FIGS. 15 and 16 illustrate the mechanism 210 grip ping a spherical object 0 between the tips 301. It will be noted that the fingers 234 center the object 0,, with respect to the base 211 and the tips 301 center the object 0 with respect to the tips. Thus, it will be seen that the tips 301 allow the mechanism 210 to grip relatively small objects, The finger assemblies 212,, and 212, are in their threejaw modal position in FIGS. 15 and 16.

FIGS. 17 and 18 illustrate the mechanism 210 gripping a large object 0, having an appropriate hole H, therein sufficient for the fingers 234 to be inserted into the hole H,,. The finger assemblies 212,, and 212 are illustrated in their three-jaw position so that the fingers 234 can be extended into the hole 1-1, and opened be yond their normal open position into their spread position to grip the object 0, within the hole H The inside and outside edges E, and E of each of members 240 of fingers 234 can be used to grip objects as illustrated in FIG. 1. The finger assemblies 212,, and 212, are in their wrap prehensile mode and are gripping a cylindrical object as shown by dashed lines in FIG. 1.

The finger drive cylinder 256 is connected to an appropriate source fluid under pressure (not shown) so that the rod 250 can be selectively extended and re tracted. The positioning cylinders 281 are also connected to an appropriate source of fluid under pressure (not shown) through appropriate valving (not shown) so that the rods 285 can be selectively extended and retracted. The cylinders 281 may be connected in paral lel for simultaneous operation only or may be con nected so that they operate independently of each other. The cylinders 281 operate independently of cylinder 256.

While specific embodiments of the invention have been disclosed herein, it is to be understood that the full use of modifications, substitutions and equivalents may be made without departing from the scope of the inventive concept.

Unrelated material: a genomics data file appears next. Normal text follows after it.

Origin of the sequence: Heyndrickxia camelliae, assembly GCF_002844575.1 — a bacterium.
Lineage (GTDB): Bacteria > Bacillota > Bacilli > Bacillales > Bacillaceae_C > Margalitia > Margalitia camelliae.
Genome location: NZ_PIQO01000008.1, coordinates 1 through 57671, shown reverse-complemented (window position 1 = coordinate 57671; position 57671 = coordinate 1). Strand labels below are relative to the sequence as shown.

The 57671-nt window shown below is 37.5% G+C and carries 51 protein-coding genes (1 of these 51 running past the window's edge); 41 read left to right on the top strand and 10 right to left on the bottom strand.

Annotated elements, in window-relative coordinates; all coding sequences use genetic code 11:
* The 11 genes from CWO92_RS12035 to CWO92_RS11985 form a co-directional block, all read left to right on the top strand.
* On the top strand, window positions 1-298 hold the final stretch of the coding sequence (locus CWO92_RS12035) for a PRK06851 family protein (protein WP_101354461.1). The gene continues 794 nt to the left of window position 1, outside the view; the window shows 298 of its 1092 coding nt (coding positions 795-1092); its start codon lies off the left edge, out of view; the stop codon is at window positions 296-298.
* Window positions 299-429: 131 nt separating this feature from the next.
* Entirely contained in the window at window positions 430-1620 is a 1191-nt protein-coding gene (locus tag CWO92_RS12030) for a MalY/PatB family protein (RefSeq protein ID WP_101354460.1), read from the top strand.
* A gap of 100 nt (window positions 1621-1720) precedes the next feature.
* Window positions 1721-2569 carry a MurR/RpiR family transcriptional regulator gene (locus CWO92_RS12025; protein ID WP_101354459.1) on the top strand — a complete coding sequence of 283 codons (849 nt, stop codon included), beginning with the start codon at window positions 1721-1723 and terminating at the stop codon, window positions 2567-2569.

I claim:

I. A multiple prehension mechanism adapted to assume different prehensile operational modes to grasp objects comprising:

a palmar base defining a working surface thereon. said base having a centerline generally normal to said working surface;

at least three finger assemblies carried by said base. each of said finger assemblies including a support means mounted on said base, a finger pivotally mounted on each of said support means about a curl revolute axis generally perpendicular to said centerline for movement toward and away from said working surface;

single finger drive means operatively connected to all of said fingers for simultaneously pivoting said fingers about the respective said curl revolute axis of said finger to engage the objects; and,

positioning drive means operatively connected to said support means for selectively positioning said support means so that said fingers close in inter secting curling planes in a first position and in substantially parallel and laterally spaced curling planes in a second position.

2. The mechanism of claim 1 wherein one of said support means is fixedly mounted on said base, wherein two of said support means are pivoted on said base at spaced apart positioning axes generally parallel to said centerline of said base, and wherein said positioning drive means is operatively connected to said two of said support means to selectively pivot said two of said support arms about said positioning axes to selectively move said two of said support arms between said first and second positions.

3. The mechanism of claim 1 wherein said finger drive means includes power means carried by said base, said power means comprising adapter means, a drive unit for selectively moving said adapter means along an operating path generally parallel to said centerline of said base. and connector means operatively connecting each of said fingers to said adapter unit for effecting simultaneous opening and closing of all of said fingers in response to movement of said adapter means.

4. The mechanism of claim 1 wherein said positioning drive means comprises at least one motor means carried by said adapter means and operatively connected to said two of said power arms to selectively pivot said two of said power arms and said two of said support means about said positioning axes.